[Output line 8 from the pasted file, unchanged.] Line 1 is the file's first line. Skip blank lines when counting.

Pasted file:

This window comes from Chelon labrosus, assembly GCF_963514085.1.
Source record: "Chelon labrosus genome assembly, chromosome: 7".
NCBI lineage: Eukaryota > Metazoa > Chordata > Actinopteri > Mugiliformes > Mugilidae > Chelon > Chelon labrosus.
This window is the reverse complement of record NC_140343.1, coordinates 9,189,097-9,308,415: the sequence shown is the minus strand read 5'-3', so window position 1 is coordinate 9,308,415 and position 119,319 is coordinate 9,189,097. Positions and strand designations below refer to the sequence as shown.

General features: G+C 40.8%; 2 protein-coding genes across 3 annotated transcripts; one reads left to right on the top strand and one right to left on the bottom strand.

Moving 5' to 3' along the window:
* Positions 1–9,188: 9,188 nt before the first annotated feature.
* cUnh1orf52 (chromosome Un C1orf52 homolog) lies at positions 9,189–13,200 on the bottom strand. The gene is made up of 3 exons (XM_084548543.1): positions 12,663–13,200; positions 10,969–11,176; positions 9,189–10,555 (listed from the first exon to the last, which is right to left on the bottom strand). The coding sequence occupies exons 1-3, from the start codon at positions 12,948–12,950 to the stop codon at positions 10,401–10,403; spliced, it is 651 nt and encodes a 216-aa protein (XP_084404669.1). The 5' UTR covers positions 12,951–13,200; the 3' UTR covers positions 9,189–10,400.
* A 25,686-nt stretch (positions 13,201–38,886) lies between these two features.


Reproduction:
* cUnh1orf52 (chromosome Un C1orf52 homolog) lies at positions 9,189–13,200 on the bottom strand. The gene is made up of 3 exons (XM_084548543.1): positions 12,663–13,200; positions 10,969–11,176; positions 9,189–10,555 (listed from the first exon to the last, which is right to left on the bottom strand). The coding sequence occupies exons 1-3, from the start codon at positions 12,948–12,950 to the stop codon at positions 10,401–10,403; spliced, it is 651 nt and encodes a 216-aa protein (XP_084404669.1). The 5' UTR covers positions 12,951–13,200; the 3' UTR covers positions 9,189–10,400.